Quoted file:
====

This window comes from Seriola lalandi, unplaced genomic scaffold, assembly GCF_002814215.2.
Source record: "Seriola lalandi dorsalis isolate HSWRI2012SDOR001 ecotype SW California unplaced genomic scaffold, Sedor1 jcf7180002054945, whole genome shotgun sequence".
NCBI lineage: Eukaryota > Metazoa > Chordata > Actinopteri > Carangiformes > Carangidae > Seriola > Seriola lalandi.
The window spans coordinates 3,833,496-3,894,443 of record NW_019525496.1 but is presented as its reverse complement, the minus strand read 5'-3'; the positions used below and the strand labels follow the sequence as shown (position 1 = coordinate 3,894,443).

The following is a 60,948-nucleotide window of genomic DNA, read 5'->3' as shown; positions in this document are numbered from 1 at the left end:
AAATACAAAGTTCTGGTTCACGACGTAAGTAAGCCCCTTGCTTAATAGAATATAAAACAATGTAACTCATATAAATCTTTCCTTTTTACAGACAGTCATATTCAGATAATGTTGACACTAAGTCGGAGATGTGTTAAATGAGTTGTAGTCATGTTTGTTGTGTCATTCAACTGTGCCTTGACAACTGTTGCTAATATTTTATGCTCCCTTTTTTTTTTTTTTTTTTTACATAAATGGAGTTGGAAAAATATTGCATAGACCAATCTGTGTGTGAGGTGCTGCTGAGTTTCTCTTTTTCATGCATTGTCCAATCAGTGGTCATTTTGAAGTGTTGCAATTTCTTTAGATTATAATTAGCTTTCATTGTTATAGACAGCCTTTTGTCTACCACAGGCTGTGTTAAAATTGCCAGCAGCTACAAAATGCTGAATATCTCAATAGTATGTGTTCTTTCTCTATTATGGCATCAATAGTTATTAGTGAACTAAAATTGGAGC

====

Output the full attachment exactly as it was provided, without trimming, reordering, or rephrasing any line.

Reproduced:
This window comes from Seriola lalandi, unplaced genomic scaffold, assembly GCF_002814215.2.
Source record: "Seriola lalandi dorsalis isolate HSWRI2012SDOR001 ecotype SW California unplaced genomic scaffold, Sedor1 jcf7180002054945, whole genome shotgun sequence".
NCBI lineage: Eukaryota > Metazoa > Chordata > Actinopteri > Carangiformes > Carangidae > Seriola > Seriola lalandi.
The window spans coordinates 3,833,496-3,894,443 of record NW_019525496.1 but is presented as its reverse complement, the minus strand read 5'-3'; the positions used below and the strand labels follow the sequence as shown (position 1 = coordinate 3,894,443).

The following is a 60,948-nucleotide window of genomic DNA, read 5'->3' as shown; positions in this document are numbered from 1 at the left end:
AAATACAAAGTTCTGGTTCACGACGTAAGTAAGCCCCTTGCTTAATAGAATATAAAACAATGTAACTCATATAAATCTTTCCTTTTTACAGACAGTCATATTCAGATAATGTTGACACTAAGTCGGAGATGTGTTAAATGAGTTGTAGTCATGTTTGTTGTGTCATTCAACTGTGCCTTGACAACTGTTGCTAATATTTTATGCTCCCTTTTTTTTTTTTTTTTTTTACATAAATGGAGTTGGAAAAATATTGCATAGACCAATCTGTGTGTGAGGTGCTGCTGAGTTTCTCTTTTTCATGCATTGTCCAATCAGTGGTCATTTTGAAGTGTTGCAATTTCTTTAGATTATAATTAGCTTTCATTGTTATAGACAGCCTTTTGTCTACCACAGGCTGTGTTAAAATTGCCAGCAGCTACAAAATGCTGAATATCTCAATAGTATGTGTTCTTTCTCTATTATGGCATCAATAGTTATTAGTGAACTAAAATTGGAGC